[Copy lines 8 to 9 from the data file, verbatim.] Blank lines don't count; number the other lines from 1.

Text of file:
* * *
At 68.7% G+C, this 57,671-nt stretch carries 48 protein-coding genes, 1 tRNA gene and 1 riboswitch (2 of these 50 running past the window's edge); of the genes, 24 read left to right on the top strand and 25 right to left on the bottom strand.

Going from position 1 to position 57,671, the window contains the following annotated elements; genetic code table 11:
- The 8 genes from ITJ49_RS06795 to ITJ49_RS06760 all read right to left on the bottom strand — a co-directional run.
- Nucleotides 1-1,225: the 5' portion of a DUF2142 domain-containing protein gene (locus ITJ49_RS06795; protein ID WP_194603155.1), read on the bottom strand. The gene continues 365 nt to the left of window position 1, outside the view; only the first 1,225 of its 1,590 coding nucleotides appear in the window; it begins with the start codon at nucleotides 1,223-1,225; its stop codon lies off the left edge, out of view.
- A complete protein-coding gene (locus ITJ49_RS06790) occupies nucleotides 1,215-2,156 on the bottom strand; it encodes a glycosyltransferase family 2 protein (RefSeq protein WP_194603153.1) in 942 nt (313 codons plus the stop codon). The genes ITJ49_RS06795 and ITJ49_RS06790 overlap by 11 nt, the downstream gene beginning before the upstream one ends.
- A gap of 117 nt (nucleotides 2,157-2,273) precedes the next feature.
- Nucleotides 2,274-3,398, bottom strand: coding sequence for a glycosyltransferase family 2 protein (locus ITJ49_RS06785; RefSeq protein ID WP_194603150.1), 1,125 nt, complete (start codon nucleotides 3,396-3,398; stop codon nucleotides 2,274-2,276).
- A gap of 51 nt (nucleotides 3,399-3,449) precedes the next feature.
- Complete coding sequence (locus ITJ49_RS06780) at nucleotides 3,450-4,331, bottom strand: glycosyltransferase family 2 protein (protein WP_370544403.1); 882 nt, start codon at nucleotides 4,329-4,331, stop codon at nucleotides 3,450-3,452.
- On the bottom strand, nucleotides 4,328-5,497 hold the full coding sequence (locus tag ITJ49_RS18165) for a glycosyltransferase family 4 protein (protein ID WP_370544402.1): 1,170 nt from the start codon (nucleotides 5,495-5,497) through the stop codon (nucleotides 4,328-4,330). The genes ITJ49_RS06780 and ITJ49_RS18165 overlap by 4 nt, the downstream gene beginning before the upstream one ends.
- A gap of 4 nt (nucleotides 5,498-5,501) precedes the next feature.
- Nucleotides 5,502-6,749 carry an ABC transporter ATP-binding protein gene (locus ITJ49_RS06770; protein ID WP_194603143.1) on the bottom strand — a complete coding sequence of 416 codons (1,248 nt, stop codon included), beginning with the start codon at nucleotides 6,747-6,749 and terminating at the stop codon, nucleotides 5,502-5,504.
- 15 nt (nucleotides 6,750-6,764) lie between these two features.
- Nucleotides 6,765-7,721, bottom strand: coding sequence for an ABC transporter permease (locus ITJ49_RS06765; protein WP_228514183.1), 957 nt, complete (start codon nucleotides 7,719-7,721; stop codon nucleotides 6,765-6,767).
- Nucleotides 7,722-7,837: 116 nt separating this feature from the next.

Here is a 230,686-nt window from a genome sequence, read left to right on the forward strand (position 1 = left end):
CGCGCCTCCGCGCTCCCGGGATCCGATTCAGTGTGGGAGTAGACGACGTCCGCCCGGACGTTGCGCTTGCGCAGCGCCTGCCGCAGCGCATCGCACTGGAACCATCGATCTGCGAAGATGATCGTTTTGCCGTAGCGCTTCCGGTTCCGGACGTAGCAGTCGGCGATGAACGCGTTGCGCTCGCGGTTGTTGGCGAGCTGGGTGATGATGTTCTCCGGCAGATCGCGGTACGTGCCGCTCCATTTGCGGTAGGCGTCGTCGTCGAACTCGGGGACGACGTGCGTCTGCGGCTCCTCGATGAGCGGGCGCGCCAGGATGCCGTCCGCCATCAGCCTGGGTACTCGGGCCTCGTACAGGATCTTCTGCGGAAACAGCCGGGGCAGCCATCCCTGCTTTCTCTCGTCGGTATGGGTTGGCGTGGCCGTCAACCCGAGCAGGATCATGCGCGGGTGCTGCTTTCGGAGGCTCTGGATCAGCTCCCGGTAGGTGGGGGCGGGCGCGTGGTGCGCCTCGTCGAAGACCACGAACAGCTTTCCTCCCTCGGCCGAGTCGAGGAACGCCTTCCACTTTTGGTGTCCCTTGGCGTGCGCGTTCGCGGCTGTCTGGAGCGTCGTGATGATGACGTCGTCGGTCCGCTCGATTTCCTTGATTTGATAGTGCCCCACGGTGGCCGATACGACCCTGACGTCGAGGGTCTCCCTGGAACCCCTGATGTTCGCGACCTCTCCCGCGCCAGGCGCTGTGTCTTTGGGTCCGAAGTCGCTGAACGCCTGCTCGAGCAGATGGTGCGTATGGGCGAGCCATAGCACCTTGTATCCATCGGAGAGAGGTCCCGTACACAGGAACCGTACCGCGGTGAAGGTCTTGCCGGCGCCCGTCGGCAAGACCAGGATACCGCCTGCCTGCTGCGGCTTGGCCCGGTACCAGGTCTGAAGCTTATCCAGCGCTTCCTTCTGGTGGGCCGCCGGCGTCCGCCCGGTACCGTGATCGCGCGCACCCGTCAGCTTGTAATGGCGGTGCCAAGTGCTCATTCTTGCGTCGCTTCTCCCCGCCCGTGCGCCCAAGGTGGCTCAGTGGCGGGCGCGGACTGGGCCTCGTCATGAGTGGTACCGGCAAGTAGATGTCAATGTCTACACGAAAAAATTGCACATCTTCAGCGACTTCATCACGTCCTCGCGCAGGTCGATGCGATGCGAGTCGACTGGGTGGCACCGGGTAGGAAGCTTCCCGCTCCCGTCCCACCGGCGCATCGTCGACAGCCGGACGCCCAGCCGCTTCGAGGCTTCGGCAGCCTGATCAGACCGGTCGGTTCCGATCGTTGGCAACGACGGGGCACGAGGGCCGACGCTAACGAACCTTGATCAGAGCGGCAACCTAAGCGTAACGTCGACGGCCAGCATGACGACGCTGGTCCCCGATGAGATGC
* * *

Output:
- A gap of 51 nt (nucleotides 3,399-3,449) precedes the next feature.
- Complete coding sequence (locus ITJ49_RS06780) at nucleotides 3,450-4,331, bottom strand: glycosyltransferase family 2 protein (protein WP_370544403.1); 882 nt, start codon at nucleotides 4,329-4,331, stop codon at nucleotides 3,450-3,452.